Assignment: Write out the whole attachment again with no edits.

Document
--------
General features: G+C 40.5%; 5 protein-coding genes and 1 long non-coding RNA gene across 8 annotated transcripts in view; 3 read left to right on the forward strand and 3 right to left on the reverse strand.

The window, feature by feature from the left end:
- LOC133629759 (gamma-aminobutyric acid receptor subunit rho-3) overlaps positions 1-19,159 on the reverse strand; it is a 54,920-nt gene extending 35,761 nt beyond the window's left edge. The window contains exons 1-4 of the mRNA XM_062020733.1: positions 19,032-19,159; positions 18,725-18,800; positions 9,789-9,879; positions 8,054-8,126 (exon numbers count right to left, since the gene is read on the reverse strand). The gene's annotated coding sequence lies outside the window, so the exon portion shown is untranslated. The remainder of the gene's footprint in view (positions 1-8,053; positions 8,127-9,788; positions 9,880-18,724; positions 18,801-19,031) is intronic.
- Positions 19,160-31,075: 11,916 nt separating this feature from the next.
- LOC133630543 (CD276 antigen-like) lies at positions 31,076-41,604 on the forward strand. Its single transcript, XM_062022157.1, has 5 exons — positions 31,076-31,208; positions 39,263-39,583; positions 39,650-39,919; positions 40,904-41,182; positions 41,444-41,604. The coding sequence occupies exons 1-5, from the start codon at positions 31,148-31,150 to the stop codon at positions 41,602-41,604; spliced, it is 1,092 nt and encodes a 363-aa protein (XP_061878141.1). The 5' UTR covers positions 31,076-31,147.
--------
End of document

General features: G+C 40.5%; 5 protein-coding genes and 1 long non-coding RNA gene across 8 annotated transcripts in view; 3 read left to right on the forward strand and 3 right to left on the reverse strand.

The window, feature by feature from the left end:
- LOC133629759 (gamma-aminobutyric acid receptor subunit rho-3) overlaps positions 1-19,159 on the reverse strand; it is a 54,920-nt gene extending 35,761 nt beyond the window's left edge. The window contains exons 1-4 of the mRNA XM_062020733.1: positions 19,032-19,159; positions 18,725-18,800; positions 9,789-9,879; positions 8,054-8,126 (exon numbers count right to left, since the gene is read on the reverse strand). The gene's annotated coding sequence lies outside the window, so the exon portion shown is untranslated. The remainder of the gene's footprint in view (positions 1-8,053; positions 8,127-9,788; positions 9,880-18,724; positions 18,801-19,031) is intronic.
- Positions 19,160-31,075: 11,916 nt separating this feature from the next.
- LOC133630543 (CD276 antigen-like) lies at positions 31,076-41,604 on the forward strand. Its single transcript, XM_062022157.1, has 5 exons — positions 31,076-31,208; positions 39,263-39,583; positions 39,650-39,919; positions 40,904-41,182; positions 41,444-41,604. The coding sequence occupies exons 1-5, from the start codon at positions 31,148-31,150 to the stop codon at positions 41,602-41,604; spliced, it is 1,092 nt and encodes a 363-aa protein (XP_061878141.1). The 5' UTR covers positions 31,076-31,147.